15. Parallel neural pathways mediate CO2 avoidance responses in Drosophila.

    PubMed

    Lin, Hui-Hao; Chu, Li-An; Fu, Tsai-Feng; Dickson, Barry J; Chiang, Ann-Shyn

    2013-06-14

    Different stimulus intensities elicit distinct perceptions, implying that input signals are either conveyed through an overlapping but distinct subpopulation of sensory neurons or channeled into divergent brain circuits according to intensity. In Drosophila, carbon dioxide (CO2) is detected by a single type of olfactory sensory neuron, but information is conveyed to higher brain centers through second-order projection neurons (PNs). Two distinct pathways, PN(v)-1 and PN(v)-2, are necessary and sufficient for avoidance responses to low and high CO2 concentrations, respectively. Whereas low concentrations activate PN(v)-1, high concentrations activate both PN(v)s and GABAergic PN(v)-3, which may inhibit PN(v)-1 pathway-mediated avoidance behavior. Channeling a sensory input into distinct neural pathways allows the perception of an odor to be further modulated by both stimulus intensity and context.

  16. Conflict: run! Reduced Stroop interference with avoidance responses.

    PubMed

    Schouppe, Nathalie; De Houwer, Jan; Ridderinkhof, K Richard; Notebaert, Wim

    2012-01-01

    Conflict has been hypothesized to be aversive, triggering avoidance behaviour (Botvinick, 2007). To test this hypothesis, a standard Stroop task was modified such that avoiding was part of the response set. More precisely, participants were asked to move a manikin towards or away from Stroop stimuli, depending on the colour of the words. Results showed that the type of response (approach versus avoidance) modulated the Stroop congruency effect. Specifically, the reaction time analysis revealed that the stimulus congruency effect disappeared with avoidance responses, contrary to approach responses where a stimulus congruency effect was present. Moreover, the error data showed a reduction of the general congruency effect when avoiding. These results suggest that in the face of conflict, avoidance is the predominant response.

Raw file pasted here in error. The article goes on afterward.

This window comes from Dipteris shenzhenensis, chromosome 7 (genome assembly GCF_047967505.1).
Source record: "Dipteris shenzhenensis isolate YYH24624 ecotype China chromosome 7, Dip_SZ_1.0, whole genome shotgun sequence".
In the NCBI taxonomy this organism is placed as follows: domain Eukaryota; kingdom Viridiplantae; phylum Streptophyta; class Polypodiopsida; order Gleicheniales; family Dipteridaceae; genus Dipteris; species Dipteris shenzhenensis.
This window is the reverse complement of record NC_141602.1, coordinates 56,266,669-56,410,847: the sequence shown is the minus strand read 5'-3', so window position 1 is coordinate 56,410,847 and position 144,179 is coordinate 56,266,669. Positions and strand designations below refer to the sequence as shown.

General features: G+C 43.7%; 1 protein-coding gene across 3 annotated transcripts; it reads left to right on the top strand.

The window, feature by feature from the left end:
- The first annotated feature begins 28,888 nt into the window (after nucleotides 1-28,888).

17. Avoidance responses of estuarine fish to sulfur dioxide. Final report

    SciTech Connect

    Hall, L.W. Jr; Margrey, S.L.; Graves, W.C.

    1983-12-01

    This study was designed to determine the avoidance responses of juvenile striped bass, Morone saxatilis, and Atlantic menhaden, Brevoortia tyrannus exposed to sulfur dioxide (sulfite) at acclimation temperatures of 15, 20, 25 and 30C. Predictive models were developed and compared for each species at each acclimation temperature. Acclimation temperature was an important factor influencing the avoidance response of each species exposed to sulfur dioxide. Both species avoided approximately the same concentration of sulfite at 25C. Atlantic menhaden avoided lower concentration of sulfur dioxide than striped bass at 30C.

  18. Legal Responsibilities of Lifeguards. Avoiding Lawsuits.

    ERIC Educational Resources Information Center

    Osinski, Alison

    1988-01-01

    Aquatic facilities can significantly reduce the probability of being involved in litigation by: having emergency readiness plans; hiring qualified personnel who understand their responsibilities; having appropriate coverage for the facility's size and design; properly designing and maintaining facilities and equipment; keeping accurate records;…

  19. Effects of central activation of serotonin 5-HT2A/2C or dopamine D2/3 receptors on the acute and repeated effects of clozapine in the conditioned avoidance response test

    PubMed Central

    Feng, Min; Gao, Jun; Sui, Nan; Li, Ming

    2014-01-01